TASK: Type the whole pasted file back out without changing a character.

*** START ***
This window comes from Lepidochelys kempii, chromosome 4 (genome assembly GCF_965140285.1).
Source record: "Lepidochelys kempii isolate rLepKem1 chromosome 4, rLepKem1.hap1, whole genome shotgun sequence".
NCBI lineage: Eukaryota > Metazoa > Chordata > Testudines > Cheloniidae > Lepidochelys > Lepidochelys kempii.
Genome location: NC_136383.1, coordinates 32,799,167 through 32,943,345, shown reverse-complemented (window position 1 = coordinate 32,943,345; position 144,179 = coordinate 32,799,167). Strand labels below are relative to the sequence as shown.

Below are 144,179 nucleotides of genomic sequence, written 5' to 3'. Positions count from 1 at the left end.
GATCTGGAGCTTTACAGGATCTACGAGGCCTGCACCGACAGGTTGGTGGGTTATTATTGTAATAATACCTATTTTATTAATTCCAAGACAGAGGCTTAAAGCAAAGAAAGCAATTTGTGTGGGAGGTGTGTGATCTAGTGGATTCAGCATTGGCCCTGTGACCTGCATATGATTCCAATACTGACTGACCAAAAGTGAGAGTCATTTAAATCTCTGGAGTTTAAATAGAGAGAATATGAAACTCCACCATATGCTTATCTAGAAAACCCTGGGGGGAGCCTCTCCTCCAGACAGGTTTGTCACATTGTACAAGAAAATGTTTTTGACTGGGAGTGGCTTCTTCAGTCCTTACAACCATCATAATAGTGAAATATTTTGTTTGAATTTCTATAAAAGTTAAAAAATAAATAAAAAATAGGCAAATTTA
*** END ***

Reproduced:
This window comes from Lepidochelys kempii, chromosome 4 (genome assembly GCF_965140285.1).
Source record: "Lepidochelys kempii isolate rLepKem1 chromosome 4, rLepKem1.hap1, whole genome shotgun sequence".
NCBI lineage: Eukaryota > Metazoa > Chordata > Testudines > Cheloniidae > Lepidochelys > Lepidochelys kempii.
Genome location: NC_136383.1, coordinates 32,799,167 through 32,943,345, shown reverse-complemented (window position 1 = coordinate 32,943,345; position 144,179 = coordinate 32,799,167). Strand labels below are relative to the sequence as shown.

Below are 144,179 nucleotides of genomic sequence, written 5' to 3'. Positions count from 1 at the left end.
GATCTGGAGCTTTACAGGATCTACGAGGCCTGCACCGACAGGTTGGTGGGTTATTATTGTAATAATACCTATTTTATTAATTCCAAGACAGAGGCTTAAAGCAAAGAAAGCAATTTGTGTGGGAGGTGTGTGATCTAGTGGATTCAGCATTGGCCCTGTGACCTGCATATGATTCCAATACTGACTGACCAAAAGTGAGAGTCATTTAAATCTCTGGAGTTTAAATAGAGAGAATATGAAACTCCACCATATGCTTATCTAGAAAACCCTGGGGGGAGCCTCTCCTCCAGACAGGTTTGTCACATTGTACAAGAAAATGTTTTTGACTGGGAGTGGCTTCTTCAGTCCTTACAACCATCATAATAGTGAAATATTTTGTTTGAATTTCTATAAAAGTTAAAAAATAAATAAAAAATAGGCAAATTTA